Cactus League Game 4, Mariners vs. Rockies – The Hot Stove Villains

marc w · March 4, 2021 at 11:31 am · Filed Under Mariners 

Justus Sheffield vs. Chi Chi Gonzales, 12:10pm (Radio on 710am delayed until 7:00pm; live radio available on

The Rockies have probably already sent Kevin Mather a thank you note, a bottle of wine, or some other gift. For a while there, everyone in the baseball world saw the Rockies trade of Nolan Arenado for a package centered around swingman Austin Gomber as the perfect example of everything wrong with baseball. Here was a team that managed to develop a power-hitting SS in Trevor Story, an all-world 3B in Arenado, and an All-Star CF in Charlie Blackmon. All were drafted and developed “home grown” players and formed a core that brought a lot of wins to Denver. But because they could never supplement that core with enough pitching, they struggled in 2019-20. Would they re-tool now that some of their massive bullpen free agent mistakes were off the books? Go after a Trevor Bauer or another free agent starter? Make a trade?

No, they decided that they didn’t have enough to trade and didn’t want to put good money after bad in free agency. Given that Arenado and Blackmon were long past their pre-arb years and had signed extensions, they saw themselves as selling high on over-valued assets. That is, the team that developed and witness Arenado flourish thought “ehhh, not exactly cheap anymore” and not only traded him for lottery tickets and a 6th starter, but *paid* St. Louis Arenado’s 2021 salary. It was, and remains, a perplexing move, and one I would never forget if I was a Rockies fan.

It was the kind of thing that seemed to highlight everything wrong with how players are valued: years of club control seemed to matter much more than what happened in those years, what each player is likely to actually produce. It seemed to be solely about reducing costs instead of bringing in new talent to replace a franchise cornerstone going out. Any time you trade an established star for prospects, you necessarily reduce your payroll. But by sending so much money and getting nowhere near the top prospects in a so-so Cardinals system, the Rockies didn’t seem to be attempting to retool as much as just cut the cord. To their franchise cornerstone. It remains baffling.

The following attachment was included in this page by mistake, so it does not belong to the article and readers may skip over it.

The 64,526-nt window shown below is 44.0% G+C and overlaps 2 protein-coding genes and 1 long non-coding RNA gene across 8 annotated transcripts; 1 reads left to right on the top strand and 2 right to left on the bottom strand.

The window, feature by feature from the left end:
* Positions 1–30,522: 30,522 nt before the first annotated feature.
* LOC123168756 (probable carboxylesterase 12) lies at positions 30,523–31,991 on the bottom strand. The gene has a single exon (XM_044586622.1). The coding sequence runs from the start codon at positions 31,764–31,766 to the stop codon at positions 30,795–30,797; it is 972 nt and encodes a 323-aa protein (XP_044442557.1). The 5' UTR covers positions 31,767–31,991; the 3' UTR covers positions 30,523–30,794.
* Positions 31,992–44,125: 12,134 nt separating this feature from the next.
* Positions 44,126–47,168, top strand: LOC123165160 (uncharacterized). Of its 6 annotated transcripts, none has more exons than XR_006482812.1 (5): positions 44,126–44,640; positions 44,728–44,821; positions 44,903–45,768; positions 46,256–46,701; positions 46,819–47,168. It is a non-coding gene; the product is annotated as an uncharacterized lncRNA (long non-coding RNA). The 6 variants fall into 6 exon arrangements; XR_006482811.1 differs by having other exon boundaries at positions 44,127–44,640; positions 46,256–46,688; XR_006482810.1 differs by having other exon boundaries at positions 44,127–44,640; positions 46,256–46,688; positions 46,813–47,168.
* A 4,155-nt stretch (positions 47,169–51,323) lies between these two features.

So think about their luck when after a week or two of absorbing the slings and arrows of baseball fans, Kevin Mather fires up zoom and speaks to the Bellevue Rotary Club. He, too, lamented that his experienced 3B/face of the franchise as “overpaid,” went on to cop to messing with Jarred Kelenic’s service time, and took potshots at Julio Rodriguez’s English skills. It remains one of the great unforced errors in modern baseball leadership, and it cost him his job. It also got the Rockies out of the headlines for a bit. Fans couldn’t understand the Arenado deal, a deal that didn’t save any money short term but made the Rockies a sure-fire bet to finish last. But Mather incensed MLB’s fans *and players* in ways we won’t fully understand until the next CBA is agreed upon.

It’s that sword hanging over the head of the club that we’re reminded of every time Jarred Kelenic does anything. Yesterday’s HR was particularly well-timed, as ESPN was in the process of interviewing Scott Servais, who said that prospects often show you when they’re ready. As I’ve said repeatedly, all attempts to re-frame Kelenic’s “readiness” for MLB as a baseball question, as something that will be evaluated by his skills/results, is a mistake, and an obvious attempt to conceal what Mather already explained. Kelenic is ready whenever he signs an extension, and the M’s admitted that last year…when they made Kelenic an extension offer.

I don’t know if the M’s will get hit with a grievance, or how the MLBPA and the owners will re-work the service time process, but thanks to Mather, everything’s in the open. It’s irreparably broken. A system the players had hoped would increase competition by enforcing a kind of parity instead rewarded gaming service time. An expanded playoffs didn’t make more teams willing to spend, it *reduced* the teams willing to spend. No one has any incentive to make a mediocre roster better, and a clear and obvious financial interest in making it worse. The M’s and Rockies have both showed why the system needs to change, and for that, I guess, we should thank them.

1: Crawford, SS
2: Haniger, RF
3: Seager, 3B
4: France, 2B
5: Murphy, C
6: White, 1B
7: Trammell, LF
8: Travis, DH
9: Bishop, CF
SP: Justus Sheffield

Chi Chi Gonzales was once the Texas Rangers first round pick out of Oral Roberts, the same school that produced Mariners #1 overall pick Mike Moore in 1981. Gonzales was known as a competitor, but has never missed any bats at the big league level. The righty throws a sinking four-seamer, a sinking…sinker, and a slider, change, and rare curve. Despite all of that sink, he’s a fly-ball pitcher, something that seems odd for a guy in Colorado. In fact, HRs haven’t been his big problem. It’s more that he has terrible command, producing sky-high walk rates, which combine with an inability to get guys to chase to result in tons of at-bats with men on. Because of the lack of whiffs, he struggles to strand them. He also happens to be the last starter I saw at a big league game, as I happened to catch his start against St. Louis in late 2019. He tossed a gem, Arenado homered, and the home fans went home happy.


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